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Disappearing The Truth

Anthony McIntyre • May 18, 2003

The Steak Knife controversy rages on and is likely to capture further media interest in the week ahead as a result of today’s papers having relentlessly pursued their case against Freddie Scappaticci. On Thursday’s BBC Talk Back a promise of ‘irrefutable evidence’ was presented by one of the journalists being interviewed. It was a response to Sinn Fein jibes, the purpose of which were to pour scorn on a media that had managed to generate cynicism as a result of some inconsistent reporting. While the bar for what is irrefutable will be set at different heights depending on who most needs to refute, today’s papers have once again fanned the flame of public interest. And increasingly, it seems, the deluge has chipped away at the element of doubt and confusion the curious alliance of Sinn Fein and Freddie Scappaticci has managed to insert into the debate.

Sinn Fein may have hoped that the appearance of Freddie Scappaticci at a press conference held in the Falls Road office of his solicitor on Wednesday would douse the media’s passion for the story. The grapevine was hardly silent on the possibility of such an appearance - Gearoid O Caireallain predicted that Scappaticci would appear at a press conference with Gerry Kelly. And when he did arrive Martin McGuinness immediately praised him for having the courage to appear and put his case. But the press conference was attended by a mere two journalists, only one of whom would ask a difficult question. And he was cut short by the solicitor after three.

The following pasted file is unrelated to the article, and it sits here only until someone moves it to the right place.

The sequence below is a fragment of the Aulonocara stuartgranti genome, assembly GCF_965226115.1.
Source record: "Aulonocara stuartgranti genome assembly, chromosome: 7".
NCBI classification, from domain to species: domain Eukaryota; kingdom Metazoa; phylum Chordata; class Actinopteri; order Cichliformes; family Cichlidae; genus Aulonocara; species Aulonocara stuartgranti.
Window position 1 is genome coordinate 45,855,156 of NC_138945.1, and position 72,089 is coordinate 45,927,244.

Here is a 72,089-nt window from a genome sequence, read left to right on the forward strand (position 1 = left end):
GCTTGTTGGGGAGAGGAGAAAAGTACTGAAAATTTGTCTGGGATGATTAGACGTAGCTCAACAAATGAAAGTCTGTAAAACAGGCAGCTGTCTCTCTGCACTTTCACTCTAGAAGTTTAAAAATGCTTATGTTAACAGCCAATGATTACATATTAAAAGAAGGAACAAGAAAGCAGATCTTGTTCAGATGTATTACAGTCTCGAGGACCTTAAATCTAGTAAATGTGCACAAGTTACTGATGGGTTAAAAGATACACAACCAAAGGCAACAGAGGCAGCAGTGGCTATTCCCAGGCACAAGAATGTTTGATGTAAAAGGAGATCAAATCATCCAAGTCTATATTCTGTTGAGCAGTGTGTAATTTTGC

As soon as the Riverdale man appeared on the Falls Road the speculation began in West Belfast that the more senior Sinn Fein leaders would put in a public appearance having been uncharacteristically mute for some days. It was suggested that maybe the leadership was confident it had confused the grassroots long enough to have drawn the worst of the sting out of their restlessness and was now prepared to ‘lead’. With Scappaticci’s appearance having caused problems for those alleging that he was both Steak Knife and was already safely ensconced in a military base in England, Sinn Fein would be able to launch a counter offensive with an appearance at the hunger strike rally in the Ulster Hall.

The party president seemed to have this in mind when he took the podium. And there was no shortage of head nodders to repeat the mantra in a media vox pop that securocrats were behind the whole affair. Many journalists were reduced to laughter at this display of unity, feeling that the only people being conned were those repeating the mantra. One suggested that ‘even the DUP have more sense than this crowd.’ In any event the party game plan was to come unstuck. The broadside against the media from the Ulster Hall by the Sinn Fein president Gerry Adams followed by his attempt to rile journalists at the opening of the West Belfast Taxi Association premises the following day, informing them that they were the real losers in the matter, merely spurred the media on to even greater efforts. Annoyed by the allegation from the Sinn Fein autocrat that they were the mere hacks of the spooks, the journalists have been fired up.